In a one-page summary of a report on Japan-U.S. relations submitted to the U.S. Congress in mid-February, the Congressional Research Service said “U.S.-Japan defense cooperation has improved” under the administration of Prime Minister Shinzo Abe, citing such developments as enactment of “controversial security legislation” and updating of the bilateral defense cooperation guidelines. The summary also noted that “concerns remain about the implementation of an agreement to relocate the controversial Futenma base in Okinawa due to opposition from the local population.”

The simple fact that a short summary of a 43-page report dealing with overall relations mentioned the planned relocation of U.S. Marine Corps Air Station Futenma — from a populated area of Ginowan in southern Okinawa Island to the Henoko area of Nago in the northern part of the island — points to awareness on the part of U.S. congressional researchers that the issue, if mishandled, could severely hinder bilateral relations. About two weeks earlier, Okinawa Gov. Takeshi Onaga, visiting Washington, told some U.S. lawmakers that the Futenma relocation to Henoko could take 15 to 20 years since 70 to 80 percent of the people in Okinawa oppose it. The researchers may have taken Onaga’s words seriously.

Both the Japanese and U.S. governments should not neglect a warning the report gives in its main text: that the “risk remains that heavy-handed actions by Tokyo or Washington could lead to more intense anti-base protests.” It cautioned that some Okinawan anti-base citizens’ groups “may take extreme measures” to stop the Henoko construction. Before such a scenario becomes reality, both governments should soberly consider whether their current approach to the Futenma dispute is appropriate.

The confrontation continues between the national government and Okinawa Prefecture. In their meeting in Washington in February, Abe and President Donald Trump agreed that building a substitute facility at Henoko is the only solution to the dangers posed by the Futenma base to local residents. Onaga, who was elected in 2014 on a promise of halting the Henoko project, wants Futenma’s military functions moved out of Okinawa altogether. But the Abe administration is forging ahead with the project after resuming construction upon the Supreme Court decision in December that annulled Onaga’s revocation of the permit that his predecessor gave in 2013 for land reclamation work in the Henoko area.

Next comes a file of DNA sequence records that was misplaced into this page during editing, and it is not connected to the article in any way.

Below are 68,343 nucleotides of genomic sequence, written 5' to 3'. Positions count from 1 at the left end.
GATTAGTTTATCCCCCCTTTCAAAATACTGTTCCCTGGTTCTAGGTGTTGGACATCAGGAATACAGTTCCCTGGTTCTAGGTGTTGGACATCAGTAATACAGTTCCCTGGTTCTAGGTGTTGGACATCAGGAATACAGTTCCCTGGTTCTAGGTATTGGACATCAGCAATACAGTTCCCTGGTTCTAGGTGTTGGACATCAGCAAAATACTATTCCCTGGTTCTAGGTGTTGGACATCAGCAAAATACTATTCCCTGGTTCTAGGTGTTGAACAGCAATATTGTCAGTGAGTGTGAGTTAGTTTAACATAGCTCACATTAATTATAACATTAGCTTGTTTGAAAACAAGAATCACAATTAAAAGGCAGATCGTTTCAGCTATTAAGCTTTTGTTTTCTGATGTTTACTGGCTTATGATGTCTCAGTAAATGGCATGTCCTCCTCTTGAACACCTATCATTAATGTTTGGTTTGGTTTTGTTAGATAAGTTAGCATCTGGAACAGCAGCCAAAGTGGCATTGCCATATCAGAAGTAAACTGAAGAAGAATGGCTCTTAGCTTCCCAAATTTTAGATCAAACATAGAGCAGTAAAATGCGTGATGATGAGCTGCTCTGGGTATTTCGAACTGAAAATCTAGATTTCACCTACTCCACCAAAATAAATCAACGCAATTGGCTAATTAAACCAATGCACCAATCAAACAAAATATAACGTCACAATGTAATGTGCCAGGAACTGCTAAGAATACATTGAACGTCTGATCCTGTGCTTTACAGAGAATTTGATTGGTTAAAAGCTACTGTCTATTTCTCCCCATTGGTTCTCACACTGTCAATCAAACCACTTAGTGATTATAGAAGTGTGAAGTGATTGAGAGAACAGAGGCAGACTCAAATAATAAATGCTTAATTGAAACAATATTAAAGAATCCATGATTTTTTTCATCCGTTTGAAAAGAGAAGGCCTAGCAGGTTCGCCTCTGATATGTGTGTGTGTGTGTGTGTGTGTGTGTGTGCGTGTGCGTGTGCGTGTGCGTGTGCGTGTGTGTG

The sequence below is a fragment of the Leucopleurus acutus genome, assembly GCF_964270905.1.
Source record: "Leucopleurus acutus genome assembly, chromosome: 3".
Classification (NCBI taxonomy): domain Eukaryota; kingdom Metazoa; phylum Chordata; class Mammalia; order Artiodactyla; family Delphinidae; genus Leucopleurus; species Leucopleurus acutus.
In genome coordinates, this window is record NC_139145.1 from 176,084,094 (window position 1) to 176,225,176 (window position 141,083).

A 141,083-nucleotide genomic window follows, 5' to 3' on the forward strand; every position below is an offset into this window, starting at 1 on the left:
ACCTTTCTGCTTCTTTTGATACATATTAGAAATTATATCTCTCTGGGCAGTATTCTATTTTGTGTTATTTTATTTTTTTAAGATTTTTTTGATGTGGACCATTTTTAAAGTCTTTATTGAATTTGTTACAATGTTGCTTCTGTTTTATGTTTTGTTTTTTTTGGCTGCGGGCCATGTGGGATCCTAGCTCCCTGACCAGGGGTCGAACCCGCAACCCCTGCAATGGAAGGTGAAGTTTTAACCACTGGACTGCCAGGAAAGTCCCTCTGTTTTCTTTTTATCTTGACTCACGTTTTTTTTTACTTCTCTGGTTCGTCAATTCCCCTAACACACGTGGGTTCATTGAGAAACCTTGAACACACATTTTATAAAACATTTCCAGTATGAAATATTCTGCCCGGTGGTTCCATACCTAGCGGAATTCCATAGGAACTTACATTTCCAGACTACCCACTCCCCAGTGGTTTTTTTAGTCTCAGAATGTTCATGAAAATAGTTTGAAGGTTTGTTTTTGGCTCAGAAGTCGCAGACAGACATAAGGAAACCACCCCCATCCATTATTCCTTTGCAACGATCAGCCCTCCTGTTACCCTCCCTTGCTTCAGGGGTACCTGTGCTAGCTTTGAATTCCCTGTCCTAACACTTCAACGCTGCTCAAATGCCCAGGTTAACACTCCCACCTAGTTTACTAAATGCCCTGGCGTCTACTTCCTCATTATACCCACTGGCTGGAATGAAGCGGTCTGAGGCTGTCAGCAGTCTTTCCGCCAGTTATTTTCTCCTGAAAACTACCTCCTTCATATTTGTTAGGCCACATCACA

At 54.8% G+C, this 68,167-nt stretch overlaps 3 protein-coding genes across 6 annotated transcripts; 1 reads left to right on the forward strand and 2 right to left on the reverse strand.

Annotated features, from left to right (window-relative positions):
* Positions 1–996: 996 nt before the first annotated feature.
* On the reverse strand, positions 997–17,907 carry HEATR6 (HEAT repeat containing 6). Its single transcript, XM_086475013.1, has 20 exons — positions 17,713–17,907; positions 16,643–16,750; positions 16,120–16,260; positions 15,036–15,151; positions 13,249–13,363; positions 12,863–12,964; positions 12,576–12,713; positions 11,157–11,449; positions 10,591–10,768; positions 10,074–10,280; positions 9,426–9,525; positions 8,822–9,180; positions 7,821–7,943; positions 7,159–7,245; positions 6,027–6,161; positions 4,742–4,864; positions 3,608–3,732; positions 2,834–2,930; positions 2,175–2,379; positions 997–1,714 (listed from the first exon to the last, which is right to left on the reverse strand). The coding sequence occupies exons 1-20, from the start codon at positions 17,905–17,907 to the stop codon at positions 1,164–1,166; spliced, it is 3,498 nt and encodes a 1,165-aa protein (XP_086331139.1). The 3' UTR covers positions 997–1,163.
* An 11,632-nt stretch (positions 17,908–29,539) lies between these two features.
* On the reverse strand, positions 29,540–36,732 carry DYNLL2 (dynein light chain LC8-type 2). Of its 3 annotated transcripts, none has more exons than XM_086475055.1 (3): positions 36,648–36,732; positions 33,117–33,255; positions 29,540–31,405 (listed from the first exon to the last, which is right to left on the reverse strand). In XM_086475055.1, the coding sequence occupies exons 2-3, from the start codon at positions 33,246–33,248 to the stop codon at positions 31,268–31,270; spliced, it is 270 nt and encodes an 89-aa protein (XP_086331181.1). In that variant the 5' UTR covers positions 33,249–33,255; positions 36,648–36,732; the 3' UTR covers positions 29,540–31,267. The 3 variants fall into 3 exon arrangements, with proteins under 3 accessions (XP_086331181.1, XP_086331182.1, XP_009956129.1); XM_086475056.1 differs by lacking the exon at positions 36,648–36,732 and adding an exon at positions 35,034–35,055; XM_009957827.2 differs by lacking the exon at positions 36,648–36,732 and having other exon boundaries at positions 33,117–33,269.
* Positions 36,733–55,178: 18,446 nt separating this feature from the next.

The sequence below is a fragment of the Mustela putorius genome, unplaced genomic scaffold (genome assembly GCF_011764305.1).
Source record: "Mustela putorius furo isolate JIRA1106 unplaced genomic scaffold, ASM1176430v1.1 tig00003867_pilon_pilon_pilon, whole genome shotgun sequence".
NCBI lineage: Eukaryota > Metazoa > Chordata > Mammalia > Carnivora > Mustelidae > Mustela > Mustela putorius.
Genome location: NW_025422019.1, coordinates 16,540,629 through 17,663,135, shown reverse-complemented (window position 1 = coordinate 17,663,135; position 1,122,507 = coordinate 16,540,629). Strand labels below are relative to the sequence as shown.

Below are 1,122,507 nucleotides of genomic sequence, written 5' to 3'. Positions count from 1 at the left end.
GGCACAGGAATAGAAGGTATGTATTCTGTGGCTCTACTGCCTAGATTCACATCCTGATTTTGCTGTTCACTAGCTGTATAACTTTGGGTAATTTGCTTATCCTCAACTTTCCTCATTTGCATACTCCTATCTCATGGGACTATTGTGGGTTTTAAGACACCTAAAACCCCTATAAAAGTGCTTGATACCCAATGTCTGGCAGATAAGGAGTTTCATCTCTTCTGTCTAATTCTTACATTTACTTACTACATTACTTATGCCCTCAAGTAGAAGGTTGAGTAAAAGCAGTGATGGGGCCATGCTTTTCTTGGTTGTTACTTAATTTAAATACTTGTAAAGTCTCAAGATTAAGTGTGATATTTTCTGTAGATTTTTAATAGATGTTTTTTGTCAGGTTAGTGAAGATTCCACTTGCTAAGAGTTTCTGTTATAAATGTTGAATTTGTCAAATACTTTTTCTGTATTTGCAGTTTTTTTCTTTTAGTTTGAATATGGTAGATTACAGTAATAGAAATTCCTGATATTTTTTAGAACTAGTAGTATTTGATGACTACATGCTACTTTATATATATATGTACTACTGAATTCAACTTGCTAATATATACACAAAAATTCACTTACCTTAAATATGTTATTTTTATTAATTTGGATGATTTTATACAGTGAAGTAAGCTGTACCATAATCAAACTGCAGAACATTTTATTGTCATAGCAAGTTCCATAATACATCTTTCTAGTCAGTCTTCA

Other developments have helped intensify the confrontation between Okinawa and the national government. In December, the United States returned to Japan about 4,000 hectares of land that made up about half of the Northern Training Area in Okinawa. But Onaga boycotted the national government-sponsored ceremony to celebrate the return, attending instead a gathering to protest the crash earlier in the month of an MV-22 Osprey tilt-rotor aircraft from the Futenma base on a reef near the coast of Nago. A quid pro quo for the partial return of the Northern Training Area is the construction of six circular helipads, each 75 meters in diameter, inside the remaining area for Osprey aircraft as well as conventional helicopters. It was the largest land return in Okinawa since the prefecture’s 1972 reversion to Japanese control. However, about 70 percent of facilities solely used by the U.S. forces in Japan remains concentrated in Okinawa, which accounts for less than 1 percent of the nation’s territory.

Both the Japanese and U.S. governments should keep in mind that the heavy U.S. military presence, coupled with accidents and crimes involving the U.S. forces and its personnel, are behind the local residents’ opposition to the construction of the Futenma replacement facility in Henoko. Near the new helipad construction site, the faceoff between anti-base protesters and guards continues. There is a danger that as the helipad construction goes forward, actions by protesters and responses by the national government will escalate.

One episode that is deepening Okinawans’ resentment is a series of arrests in October and November of antiwar activist Hiroji Yamashiro, his continuing detention and subsequent indictment. While all the charges are for minor offenses, like placing concrete blocks outside Camp Schwab in January 2016, he is denied visits by anyone other than his lawyers. The actions against him could be viewed as aimed at suppressing his activities and intimidating anti-base protesters. Even the Supreme Court in late February rejected a plea for his release on bail — an act that could trigger a perception among local people that the national government and the judiciary discriminate against Okinawans.

The situation in Okinawa is far from desirable. Both the Japanese and U.S. governments should not underestimate the possibility that their callous attitude toward Okinawa, as demonstrated by the dismissal of local opinions on the Futenma relocation issue, could ignite their long-simmering resentment, leading to actions that damage Japan-U.S. bilateral ties as well as relations between Okinawa and the national government.

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